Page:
The Catholic Church has become the target of criticism following a decision by the conservative Catholic archbishop of San Francisco to deny U.S. House Speaker Nancy Pelosi her Communion rites because she supports abortion.

In a letter sent to Pelosi on April 7, Archbishop Salvatore Cordileone warned her that she must either “repudiate her support of abortion rights or stop speaking publicly about her Catholic faith,” NPR reports and stated that if she didn’t do so, she would no longer be allowed to receive Communion. After Pelosi ignored him, Cordileone released a new letter and statement on Friday, stating that he had officially made the decision to do so.

“After numerous attempts to speak with her to help her understand the grave evil she is perpetrating, the scandal she is causing, and the danger to her own soul she is risking, I have determined that the point has come in which I must make a public declaration that she is not to be admitted to Holy Communion,” Cordileone wrote.

However, the move was swiftly decried online, as many pointed out that it was hypocritical of the church to take a stance against Pelosi’s political beliefs when the religious institution had previously covered up decades of abuse within its ranks, with priests molesting children and raping nuns but facing little to no punishment as a result.

Others questioned if a member of the church taking an explicit stance on a political issue meant that the church was then also a political organization, meaning it could be taxed as such by the government.

The announcement is the latest in an ongoing battle about abortion, which was blown into the spotlight following a leak of a Supreme Court draft majority decision written by Justice Samuel Alito in April, which revealed the court, of which there is a Conservative majority, plans to overturn the landmark Roe v. Wade.

The draft in and of itself was also controversial for some of the language included in it, which included stating that women should seek to put children up for adoption to meet a need for a “domestic supply of infants.” However, fears have grown since the leak of what would happen across the United States if abortion was no longer legal.

Several states have already enacted bans on abortions at a certain point, and several others are ready to be passed once Roe is overturned. Among some of the bans, according to The New York Times, is one in Florida which takes effect on July 1 that bans most abortions after 15 weeks of pregnancy, a potential ban that is currently being challenged in the state Supreme Court in Idaho on abortions after six weeks of pregnancy and a new bill approved in Oklahoma’s state legislature that would prohibit nearly all abortions starting at fertilization.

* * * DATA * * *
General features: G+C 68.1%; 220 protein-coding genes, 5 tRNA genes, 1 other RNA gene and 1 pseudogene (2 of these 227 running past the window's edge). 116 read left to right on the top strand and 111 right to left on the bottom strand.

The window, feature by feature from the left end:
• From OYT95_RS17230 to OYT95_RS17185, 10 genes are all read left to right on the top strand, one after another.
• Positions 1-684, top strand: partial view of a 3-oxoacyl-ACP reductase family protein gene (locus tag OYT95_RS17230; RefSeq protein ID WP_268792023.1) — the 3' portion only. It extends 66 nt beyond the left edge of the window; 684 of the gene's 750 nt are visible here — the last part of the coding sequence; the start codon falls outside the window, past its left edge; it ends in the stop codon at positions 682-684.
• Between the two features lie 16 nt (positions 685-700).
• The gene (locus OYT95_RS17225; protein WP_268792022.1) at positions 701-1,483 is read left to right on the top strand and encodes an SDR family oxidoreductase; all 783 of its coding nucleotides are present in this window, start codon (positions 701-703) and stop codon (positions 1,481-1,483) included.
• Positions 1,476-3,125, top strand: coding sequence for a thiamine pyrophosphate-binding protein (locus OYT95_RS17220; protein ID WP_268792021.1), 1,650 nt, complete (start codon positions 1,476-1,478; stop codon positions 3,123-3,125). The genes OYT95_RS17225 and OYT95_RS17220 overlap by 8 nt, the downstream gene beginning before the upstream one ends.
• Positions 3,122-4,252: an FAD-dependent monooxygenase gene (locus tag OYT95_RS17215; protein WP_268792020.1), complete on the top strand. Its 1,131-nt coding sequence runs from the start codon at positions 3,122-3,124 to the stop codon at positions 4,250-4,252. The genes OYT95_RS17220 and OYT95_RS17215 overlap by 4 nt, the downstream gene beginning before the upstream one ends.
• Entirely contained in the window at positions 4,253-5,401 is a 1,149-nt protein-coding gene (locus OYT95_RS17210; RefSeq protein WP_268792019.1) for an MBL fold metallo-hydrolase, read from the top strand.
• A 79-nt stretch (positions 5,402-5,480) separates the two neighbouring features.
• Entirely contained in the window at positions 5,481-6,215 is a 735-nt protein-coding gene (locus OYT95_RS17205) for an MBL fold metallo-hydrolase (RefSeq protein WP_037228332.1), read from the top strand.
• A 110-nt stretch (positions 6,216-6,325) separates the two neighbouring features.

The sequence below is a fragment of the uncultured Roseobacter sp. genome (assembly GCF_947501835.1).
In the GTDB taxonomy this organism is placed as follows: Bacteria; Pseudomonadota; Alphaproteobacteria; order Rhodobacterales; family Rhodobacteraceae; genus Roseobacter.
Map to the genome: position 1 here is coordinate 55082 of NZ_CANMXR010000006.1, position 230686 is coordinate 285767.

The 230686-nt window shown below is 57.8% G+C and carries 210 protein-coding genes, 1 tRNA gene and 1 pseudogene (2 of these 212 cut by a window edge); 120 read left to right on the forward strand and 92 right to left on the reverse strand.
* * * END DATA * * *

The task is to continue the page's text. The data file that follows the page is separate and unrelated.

The fights also come on the heels of a shortage of baby formula in the United States that has left parents scrambling and many to call out the hypocrisy of conservative lawmakers who claim to be pro-life but don’t seem to have any interest in reinforcing social programs or helping women who struggle to take care of babies after they are born.

192 Republicans even voted against a House bill Wednesday that was aimed at helping ease the shortage by sending $28 million to the Food and Drug Administration to try to boost supply and prevent future shortages. Though the bill still passed, lawmakers including Lauren Boebert (R-Colo.), Mo Brooks (R-Ala.), Madison Cawthorn (R-N.C.), Matt Gaetz (R-Fla.), Louie Gohmert (R-Texas), Marjorie Taylor Greene (R-Ga.), Jim Jordan (R-Ohio), House Minority Leader Kevin McCarthy (R-Calif.), House Minority Whip Steve Scalise (R-La.) and Lee Zeldin (R-N.Y.).

U.S. House Speaker Nancy Pelosi (D-CA) speaks as she welcomes Singapore's Prime Minister Lee Hsien Loong (not pictured) at the U.S. Capitol, in Washington, U.S., March 30, 2022.
U.S. House Speaker Nancy Pelosi (D-CA) speaks as she welcomes Singapore's Prime Minister Lee Hsien Loong (not pictured) at the U.S. Capitol, in Washington, U.S., March 30, 2022. Reuters / ELIZABETH FRANTZ